Designers in KPF’s New York office gather for an energy modeling competition.

Designers used a simplified energy modeling software to study their proposals.

Working in pairs, KPF staffers competed to see who could design the most efficient and cost-effective structure.

Energy modeling software is a crucial tool for designing more efficient buildings that are better for the environment.

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KPF Staffers Test Their Skills in an In-House Sustainable Design Competition

This summer, designers from the firm’s New York office participated in KPF’s third annual Great Energy Throwdown, competing to see who could design the most efficient building possible.

Designing a green building is a balancing act; architects must navigate a list of client demands and come up with a scheme that keeps energy use to a minimum, all while keeping costs under control. Even with today’s advanced design software and energy modeling programs, it’s a challenge. That’s the premise of KPF’s annual Great Energy Throwdown, a competition organized by KPF’s Environmental Performance group (KPFep), which invites designers from across the firm to join in a 1-hour design competition to test their sustainable design chops.

Working in pairs, designers were given a project brief; their task was to develop a massing for an office building in hot, humid Miami that met requirements for floor area, cost per square foot, and site usage while using the least amount of energy possible. After a brief introduction to the energy modeling tool, a simplified version of tools that sustainability analysts at KPF use on projects, competitors got to work. By adjusting the massing, shading, insulation, and window-to-wall ratio of their building and running the simulation to see how their projects performed, they were able to make tweaks and find an optimal balance.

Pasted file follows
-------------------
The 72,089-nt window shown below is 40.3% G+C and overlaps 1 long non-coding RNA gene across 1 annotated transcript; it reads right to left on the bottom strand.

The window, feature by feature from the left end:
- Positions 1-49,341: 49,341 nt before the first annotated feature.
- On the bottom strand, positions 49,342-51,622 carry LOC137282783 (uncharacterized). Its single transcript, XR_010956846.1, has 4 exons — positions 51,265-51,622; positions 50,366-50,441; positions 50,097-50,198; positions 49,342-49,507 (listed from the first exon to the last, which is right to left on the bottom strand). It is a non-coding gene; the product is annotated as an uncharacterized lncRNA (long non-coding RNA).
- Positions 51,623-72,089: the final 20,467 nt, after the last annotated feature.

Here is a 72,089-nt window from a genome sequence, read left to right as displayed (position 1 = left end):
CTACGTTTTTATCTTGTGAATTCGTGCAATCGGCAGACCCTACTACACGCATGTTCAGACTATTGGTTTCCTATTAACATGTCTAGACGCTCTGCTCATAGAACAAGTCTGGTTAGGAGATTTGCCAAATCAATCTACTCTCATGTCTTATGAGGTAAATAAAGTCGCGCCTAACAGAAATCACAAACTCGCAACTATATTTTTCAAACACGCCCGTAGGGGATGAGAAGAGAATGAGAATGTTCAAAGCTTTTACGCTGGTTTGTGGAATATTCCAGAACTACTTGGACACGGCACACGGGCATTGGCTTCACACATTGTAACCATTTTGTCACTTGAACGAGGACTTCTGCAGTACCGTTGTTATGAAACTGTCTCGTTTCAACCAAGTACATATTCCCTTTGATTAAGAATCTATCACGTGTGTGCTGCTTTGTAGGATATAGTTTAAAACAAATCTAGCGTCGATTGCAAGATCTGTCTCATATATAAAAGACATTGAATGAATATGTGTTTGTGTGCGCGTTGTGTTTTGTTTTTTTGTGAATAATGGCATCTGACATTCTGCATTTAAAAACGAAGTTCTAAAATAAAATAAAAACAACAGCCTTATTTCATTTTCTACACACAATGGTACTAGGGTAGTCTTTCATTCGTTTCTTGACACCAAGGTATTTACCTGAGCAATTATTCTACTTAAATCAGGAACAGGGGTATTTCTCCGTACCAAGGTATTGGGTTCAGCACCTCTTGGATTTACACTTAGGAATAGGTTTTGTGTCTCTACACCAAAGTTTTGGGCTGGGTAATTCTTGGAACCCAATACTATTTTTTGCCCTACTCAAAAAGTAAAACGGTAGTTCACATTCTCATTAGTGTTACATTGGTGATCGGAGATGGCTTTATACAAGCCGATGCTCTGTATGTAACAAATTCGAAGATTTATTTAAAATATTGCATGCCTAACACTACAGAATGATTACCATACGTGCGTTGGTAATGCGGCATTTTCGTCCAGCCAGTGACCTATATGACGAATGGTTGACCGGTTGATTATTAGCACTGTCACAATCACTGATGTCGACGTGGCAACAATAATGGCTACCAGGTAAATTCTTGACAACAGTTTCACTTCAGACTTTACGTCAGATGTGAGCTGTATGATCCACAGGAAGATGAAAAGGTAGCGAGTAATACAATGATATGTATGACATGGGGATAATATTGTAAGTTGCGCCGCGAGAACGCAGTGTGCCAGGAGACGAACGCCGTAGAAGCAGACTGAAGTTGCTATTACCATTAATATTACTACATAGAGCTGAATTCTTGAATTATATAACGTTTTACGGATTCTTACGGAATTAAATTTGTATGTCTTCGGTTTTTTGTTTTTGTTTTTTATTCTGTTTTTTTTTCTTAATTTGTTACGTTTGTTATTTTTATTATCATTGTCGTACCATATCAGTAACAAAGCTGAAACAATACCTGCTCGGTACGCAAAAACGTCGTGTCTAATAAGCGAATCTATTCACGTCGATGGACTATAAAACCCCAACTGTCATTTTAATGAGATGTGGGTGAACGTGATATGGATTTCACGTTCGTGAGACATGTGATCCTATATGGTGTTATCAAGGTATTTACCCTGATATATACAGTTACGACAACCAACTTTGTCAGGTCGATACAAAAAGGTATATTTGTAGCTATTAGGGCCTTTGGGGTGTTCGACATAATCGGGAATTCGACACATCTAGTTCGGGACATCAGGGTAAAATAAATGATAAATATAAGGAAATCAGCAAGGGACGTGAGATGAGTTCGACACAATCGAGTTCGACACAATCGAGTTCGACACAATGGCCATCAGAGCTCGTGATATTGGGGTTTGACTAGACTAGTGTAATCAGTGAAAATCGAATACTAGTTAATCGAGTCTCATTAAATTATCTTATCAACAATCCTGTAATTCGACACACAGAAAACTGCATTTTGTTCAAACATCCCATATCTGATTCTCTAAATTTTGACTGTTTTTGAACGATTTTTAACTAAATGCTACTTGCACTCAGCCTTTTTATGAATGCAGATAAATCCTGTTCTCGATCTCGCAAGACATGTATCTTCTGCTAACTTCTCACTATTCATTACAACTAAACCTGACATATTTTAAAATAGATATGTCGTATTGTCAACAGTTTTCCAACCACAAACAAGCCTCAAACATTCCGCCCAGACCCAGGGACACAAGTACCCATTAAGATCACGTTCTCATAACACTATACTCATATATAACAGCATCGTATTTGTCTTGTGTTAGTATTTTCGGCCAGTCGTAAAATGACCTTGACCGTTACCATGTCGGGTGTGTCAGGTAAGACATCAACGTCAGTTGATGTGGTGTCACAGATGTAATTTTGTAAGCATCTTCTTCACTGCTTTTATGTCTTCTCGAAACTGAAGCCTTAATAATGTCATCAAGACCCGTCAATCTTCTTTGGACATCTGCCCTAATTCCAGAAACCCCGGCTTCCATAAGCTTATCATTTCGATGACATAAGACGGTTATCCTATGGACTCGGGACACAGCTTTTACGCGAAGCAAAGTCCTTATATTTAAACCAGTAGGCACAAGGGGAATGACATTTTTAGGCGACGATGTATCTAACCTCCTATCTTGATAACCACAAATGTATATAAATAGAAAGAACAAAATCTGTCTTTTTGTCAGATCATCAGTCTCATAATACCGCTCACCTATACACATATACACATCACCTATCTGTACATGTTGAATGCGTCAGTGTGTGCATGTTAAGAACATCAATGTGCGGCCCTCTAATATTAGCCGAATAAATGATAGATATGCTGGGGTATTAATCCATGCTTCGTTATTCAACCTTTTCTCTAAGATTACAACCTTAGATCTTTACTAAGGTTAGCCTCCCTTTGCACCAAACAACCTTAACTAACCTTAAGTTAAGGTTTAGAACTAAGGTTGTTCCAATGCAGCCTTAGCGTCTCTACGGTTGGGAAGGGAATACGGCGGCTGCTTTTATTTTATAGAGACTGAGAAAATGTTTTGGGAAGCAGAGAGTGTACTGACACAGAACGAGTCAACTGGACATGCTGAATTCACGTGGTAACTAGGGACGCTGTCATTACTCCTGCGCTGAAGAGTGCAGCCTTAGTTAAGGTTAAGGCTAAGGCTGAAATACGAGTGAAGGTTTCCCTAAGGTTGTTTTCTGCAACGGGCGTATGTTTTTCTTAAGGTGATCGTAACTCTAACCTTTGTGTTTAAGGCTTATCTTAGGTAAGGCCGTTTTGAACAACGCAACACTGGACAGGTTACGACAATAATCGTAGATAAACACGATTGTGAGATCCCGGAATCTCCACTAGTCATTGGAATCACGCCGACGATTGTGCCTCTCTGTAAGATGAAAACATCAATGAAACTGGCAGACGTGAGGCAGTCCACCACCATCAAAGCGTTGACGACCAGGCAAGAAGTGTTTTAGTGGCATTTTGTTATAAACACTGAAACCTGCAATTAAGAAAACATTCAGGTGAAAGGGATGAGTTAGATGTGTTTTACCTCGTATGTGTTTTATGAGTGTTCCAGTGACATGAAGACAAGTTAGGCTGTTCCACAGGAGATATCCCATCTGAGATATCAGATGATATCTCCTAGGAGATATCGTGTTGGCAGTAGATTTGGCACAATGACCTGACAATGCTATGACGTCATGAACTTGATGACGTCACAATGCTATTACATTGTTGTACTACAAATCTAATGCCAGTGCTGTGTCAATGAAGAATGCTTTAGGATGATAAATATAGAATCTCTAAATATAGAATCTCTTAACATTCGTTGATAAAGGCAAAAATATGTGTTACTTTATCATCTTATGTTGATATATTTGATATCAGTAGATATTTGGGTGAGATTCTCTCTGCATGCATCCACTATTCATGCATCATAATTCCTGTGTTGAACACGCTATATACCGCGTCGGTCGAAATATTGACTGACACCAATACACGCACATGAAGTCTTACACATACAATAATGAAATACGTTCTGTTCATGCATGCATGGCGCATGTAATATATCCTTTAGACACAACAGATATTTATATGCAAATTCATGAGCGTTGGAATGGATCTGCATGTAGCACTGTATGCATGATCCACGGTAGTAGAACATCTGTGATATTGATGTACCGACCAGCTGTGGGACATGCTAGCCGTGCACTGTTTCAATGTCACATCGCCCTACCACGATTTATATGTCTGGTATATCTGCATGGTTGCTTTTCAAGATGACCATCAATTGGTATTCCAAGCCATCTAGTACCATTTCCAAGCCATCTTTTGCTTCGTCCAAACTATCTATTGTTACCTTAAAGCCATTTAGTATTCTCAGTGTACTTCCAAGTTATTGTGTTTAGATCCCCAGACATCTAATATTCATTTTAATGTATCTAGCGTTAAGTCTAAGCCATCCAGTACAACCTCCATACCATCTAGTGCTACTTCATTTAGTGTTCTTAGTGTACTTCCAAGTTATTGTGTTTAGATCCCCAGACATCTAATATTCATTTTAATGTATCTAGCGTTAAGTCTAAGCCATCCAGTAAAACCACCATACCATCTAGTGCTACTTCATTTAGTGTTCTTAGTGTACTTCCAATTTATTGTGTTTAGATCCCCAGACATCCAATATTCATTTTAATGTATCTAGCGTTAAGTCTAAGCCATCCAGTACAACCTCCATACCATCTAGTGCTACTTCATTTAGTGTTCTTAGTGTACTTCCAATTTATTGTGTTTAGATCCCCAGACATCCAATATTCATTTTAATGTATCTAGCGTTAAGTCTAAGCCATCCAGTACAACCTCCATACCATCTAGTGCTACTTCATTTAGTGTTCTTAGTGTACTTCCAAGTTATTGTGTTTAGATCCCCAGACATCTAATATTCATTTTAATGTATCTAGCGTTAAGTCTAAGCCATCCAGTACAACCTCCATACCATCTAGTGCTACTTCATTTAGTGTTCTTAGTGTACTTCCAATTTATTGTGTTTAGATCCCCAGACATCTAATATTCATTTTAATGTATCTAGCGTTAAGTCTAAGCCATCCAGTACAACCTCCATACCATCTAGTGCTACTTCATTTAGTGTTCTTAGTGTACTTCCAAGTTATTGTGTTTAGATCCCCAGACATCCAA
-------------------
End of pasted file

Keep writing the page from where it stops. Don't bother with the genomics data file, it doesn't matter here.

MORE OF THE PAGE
Through the competition, KPF architects and designers got an opportunity to learn firsthand about the tradeoffs of different sustainable design moves, and gained experience weighing factors like pricey high-efficiency mechanical systems and buildings that optimize solar heat gain but don’t allow much space for offices. Through this exercise, they’ll be able to bring what they learned about weighing these challenges to bear on real projects.